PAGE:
This presentation examines the relationship between participation in community service and the development of leadership values among a random sample of 1,107 undergraduates who took the Multi-Institutional Study of Leadership (MSL) survey at the University of Minnesota-Twin Cities. The MSL is an annual, national survey of leadership development among college students. It explores the role of higher education in developing leadership capacities with a special focus on specific environmental conditions that foster leadership development. The MSL is developed under the Social Change Model (HERI, 1996), which describes leadership as a purposeful, collaborative, values-driven process. Its central principles—social responsibility and change for the common good—are assessed through eight core values that describe students’ level of self-awareness and ability to work with others.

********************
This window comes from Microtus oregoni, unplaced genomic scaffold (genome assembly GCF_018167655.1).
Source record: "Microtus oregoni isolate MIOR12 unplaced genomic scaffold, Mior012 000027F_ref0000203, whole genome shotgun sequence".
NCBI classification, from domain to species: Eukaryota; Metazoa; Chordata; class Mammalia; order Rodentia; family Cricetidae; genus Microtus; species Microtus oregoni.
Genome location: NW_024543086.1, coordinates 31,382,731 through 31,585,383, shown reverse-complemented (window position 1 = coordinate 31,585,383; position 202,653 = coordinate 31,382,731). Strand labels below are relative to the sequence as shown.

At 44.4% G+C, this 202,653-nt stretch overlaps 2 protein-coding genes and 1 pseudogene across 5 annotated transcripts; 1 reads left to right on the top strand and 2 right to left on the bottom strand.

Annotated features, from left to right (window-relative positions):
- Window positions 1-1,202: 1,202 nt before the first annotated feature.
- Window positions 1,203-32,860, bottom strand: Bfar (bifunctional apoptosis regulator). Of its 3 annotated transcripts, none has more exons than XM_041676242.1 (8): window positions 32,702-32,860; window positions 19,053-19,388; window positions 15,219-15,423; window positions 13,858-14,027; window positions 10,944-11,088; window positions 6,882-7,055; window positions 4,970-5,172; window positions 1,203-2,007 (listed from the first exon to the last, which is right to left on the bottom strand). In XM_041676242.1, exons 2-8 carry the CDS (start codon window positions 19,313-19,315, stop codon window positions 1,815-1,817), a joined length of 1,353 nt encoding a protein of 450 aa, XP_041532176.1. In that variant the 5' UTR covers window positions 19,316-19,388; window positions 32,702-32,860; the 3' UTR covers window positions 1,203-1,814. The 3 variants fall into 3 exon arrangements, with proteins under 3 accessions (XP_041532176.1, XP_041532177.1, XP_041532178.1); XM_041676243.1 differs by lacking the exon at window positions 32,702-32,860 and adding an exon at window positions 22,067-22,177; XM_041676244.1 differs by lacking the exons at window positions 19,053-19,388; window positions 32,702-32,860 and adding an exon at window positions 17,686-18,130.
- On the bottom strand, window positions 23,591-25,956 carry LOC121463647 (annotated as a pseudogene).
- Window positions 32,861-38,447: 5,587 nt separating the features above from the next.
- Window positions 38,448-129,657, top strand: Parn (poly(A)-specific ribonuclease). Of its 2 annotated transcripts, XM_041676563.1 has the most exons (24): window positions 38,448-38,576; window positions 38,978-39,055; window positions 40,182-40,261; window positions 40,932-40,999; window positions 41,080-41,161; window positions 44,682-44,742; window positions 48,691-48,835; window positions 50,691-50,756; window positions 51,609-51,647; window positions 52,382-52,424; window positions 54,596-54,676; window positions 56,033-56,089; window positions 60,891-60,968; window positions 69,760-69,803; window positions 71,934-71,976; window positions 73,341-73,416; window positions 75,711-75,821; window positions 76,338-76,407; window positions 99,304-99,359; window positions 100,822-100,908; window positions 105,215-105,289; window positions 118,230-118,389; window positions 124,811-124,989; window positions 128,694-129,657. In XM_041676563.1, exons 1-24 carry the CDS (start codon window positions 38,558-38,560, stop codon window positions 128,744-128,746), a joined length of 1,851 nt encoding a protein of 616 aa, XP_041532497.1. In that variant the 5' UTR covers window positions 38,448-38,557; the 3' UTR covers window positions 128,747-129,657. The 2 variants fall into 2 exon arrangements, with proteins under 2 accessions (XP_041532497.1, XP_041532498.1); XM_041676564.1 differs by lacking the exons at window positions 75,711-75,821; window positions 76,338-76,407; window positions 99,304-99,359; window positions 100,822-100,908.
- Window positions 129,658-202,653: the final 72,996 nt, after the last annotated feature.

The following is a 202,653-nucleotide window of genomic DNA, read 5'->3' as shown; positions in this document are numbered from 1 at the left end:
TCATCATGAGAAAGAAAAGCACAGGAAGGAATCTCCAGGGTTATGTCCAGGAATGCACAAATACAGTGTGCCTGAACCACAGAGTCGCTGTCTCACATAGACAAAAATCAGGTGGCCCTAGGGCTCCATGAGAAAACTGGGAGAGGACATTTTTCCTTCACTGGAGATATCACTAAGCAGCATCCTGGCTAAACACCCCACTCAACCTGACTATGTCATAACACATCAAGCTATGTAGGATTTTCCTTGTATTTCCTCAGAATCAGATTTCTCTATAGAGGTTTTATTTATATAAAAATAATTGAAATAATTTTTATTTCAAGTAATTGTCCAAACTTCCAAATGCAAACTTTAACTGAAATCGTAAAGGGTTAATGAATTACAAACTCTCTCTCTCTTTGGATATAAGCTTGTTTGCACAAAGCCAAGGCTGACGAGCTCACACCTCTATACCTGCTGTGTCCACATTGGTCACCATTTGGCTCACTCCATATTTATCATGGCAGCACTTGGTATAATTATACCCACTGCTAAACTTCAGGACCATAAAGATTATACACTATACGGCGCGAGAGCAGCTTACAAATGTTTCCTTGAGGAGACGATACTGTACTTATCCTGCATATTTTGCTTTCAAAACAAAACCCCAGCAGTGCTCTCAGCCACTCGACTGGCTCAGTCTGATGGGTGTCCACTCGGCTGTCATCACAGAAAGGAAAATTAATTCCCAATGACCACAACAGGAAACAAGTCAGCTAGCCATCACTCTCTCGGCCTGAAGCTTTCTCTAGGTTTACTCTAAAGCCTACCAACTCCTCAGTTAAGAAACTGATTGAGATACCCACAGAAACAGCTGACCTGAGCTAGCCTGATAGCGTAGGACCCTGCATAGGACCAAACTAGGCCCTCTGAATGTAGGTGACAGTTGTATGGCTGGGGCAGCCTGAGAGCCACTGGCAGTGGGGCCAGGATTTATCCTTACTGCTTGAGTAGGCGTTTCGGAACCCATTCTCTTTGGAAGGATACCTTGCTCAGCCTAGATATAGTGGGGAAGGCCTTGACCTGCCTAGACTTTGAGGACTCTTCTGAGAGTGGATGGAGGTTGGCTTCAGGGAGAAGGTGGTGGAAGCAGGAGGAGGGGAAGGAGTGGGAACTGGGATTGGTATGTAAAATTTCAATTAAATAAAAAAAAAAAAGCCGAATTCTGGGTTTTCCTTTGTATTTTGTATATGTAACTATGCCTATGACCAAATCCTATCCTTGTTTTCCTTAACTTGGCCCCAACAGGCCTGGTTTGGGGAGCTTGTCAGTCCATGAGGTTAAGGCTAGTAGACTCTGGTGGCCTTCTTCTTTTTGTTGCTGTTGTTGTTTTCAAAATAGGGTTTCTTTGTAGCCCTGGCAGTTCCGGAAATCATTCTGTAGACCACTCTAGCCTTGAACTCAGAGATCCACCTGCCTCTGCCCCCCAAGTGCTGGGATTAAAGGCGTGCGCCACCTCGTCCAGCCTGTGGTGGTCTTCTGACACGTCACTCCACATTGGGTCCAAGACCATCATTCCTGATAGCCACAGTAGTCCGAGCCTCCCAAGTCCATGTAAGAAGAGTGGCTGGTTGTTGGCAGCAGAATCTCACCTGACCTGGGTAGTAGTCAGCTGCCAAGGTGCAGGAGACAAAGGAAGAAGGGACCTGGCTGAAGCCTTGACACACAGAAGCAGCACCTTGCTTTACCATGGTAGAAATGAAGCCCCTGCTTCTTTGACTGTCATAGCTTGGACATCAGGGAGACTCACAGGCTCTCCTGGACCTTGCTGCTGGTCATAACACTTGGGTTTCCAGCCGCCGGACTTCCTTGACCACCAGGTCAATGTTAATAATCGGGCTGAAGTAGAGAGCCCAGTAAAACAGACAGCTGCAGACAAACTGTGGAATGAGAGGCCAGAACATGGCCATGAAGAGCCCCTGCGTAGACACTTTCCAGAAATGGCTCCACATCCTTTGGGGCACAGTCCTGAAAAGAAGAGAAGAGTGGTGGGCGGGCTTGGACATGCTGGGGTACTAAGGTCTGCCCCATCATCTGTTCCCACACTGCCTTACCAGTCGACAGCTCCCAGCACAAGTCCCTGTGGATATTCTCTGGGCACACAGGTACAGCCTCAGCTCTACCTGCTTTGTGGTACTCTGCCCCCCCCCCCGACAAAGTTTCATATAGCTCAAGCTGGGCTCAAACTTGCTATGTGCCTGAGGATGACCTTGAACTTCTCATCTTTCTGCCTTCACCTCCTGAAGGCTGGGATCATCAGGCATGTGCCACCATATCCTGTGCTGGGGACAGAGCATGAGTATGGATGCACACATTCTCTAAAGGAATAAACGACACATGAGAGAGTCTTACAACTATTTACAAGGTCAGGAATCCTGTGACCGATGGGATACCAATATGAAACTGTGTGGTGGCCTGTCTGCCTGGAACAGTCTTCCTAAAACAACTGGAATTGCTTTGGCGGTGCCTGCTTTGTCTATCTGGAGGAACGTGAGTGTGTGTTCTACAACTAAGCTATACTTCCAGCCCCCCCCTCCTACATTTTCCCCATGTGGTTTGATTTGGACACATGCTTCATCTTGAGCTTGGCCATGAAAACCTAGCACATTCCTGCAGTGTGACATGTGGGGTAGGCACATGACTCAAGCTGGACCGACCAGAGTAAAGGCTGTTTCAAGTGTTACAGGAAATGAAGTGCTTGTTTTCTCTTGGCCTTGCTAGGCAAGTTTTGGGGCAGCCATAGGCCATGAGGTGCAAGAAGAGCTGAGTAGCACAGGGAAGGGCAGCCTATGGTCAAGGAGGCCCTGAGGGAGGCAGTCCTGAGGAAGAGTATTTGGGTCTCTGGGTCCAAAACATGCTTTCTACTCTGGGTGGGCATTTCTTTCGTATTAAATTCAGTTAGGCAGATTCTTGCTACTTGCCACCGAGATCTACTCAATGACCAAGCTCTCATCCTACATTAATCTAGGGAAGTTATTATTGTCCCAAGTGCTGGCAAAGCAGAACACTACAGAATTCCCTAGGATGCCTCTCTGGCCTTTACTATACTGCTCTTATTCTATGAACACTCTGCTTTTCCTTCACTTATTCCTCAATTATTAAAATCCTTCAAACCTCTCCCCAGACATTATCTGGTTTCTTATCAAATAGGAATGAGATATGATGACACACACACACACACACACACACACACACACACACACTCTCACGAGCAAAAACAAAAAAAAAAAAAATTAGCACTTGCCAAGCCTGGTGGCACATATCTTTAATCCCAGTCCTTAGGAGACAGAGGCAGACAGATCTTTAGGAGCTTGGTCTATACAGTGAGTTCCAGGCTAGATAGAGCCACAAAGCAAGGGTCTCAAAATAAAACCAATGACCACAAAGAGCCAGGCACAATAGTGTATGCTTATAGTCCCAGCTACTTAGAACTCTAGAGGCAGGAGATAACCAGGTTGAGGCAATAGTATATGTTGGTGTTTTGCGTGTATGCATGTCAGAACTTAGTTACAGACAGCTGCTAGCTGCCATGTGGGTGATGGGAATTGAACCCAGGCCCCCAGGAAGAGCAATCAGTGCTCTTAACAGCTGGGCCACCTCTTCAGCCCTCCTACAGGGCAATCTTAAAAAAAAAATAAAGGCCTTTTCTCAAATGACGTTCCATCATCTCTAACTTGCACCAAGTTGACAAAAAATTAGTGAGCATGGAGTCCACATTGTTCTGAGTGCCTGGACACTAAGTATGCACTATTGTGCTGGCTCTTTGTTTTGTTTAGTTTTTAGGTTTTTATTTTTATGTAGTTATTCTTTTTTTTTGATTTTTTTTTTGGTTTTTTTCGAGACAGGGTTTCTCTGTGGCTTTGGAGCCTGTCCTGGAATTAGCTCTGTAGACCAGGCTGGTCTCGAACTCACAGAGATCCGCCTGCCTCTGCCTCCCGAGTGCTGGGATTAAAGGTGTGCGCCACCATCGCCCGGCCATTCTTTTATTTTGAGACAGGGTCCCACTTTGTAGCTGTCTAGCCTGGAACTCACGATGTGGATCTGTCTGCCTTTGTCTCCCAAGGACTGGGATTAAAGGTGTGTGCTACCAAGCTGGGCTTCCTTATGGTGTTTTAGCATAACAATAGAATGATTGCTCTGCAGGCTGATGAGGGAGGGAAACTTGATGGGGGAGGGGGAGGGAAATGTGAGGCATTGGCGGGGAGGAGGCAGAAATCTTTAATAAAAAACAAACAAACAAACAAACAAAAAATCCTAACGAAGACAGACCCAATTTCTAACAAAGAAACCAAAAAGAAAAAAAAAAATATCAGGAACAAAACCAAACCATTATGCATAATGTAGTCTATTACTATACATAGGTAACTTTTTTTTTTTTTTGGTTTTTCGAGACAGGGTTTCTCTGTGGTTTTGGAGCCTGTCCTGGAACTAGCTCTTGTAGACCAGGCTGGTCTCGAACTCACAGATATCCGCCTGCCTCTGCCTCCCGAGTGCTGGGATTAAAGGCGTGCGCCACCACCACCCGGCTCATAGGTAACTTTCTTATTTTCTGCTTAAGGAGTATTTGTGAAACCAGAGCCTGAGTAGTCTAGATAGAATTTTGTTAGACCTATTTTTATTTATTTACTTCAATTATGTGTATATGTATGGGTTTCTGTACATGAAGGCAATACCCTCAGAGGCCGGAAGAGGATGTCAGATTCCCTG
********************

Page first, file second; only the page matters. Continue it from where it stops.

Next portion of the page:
Using the framework of the Social Change Model (HERI, 1996) and Astin’s (1993) Input-Environment-Output model, multiple regression was used to examine the relationship between participation in community service and the eight core values when controlling for demographic factors, precollege participation in activities, and precollege leadership antecedents. This presentation highlights these findings and demonstrates an effective partnership between institutional research and student affairs.
Presented at the Association for Institutional Research Upper Midwest (AIRUM) meeting, Bloomington, MN, October 27 - 28, 2011 .
Soria, Krista M.; Nobbe, June; Huesman, Ronald L. Jr..
Beyond Retention: Community Service for Leadership and Social Change.
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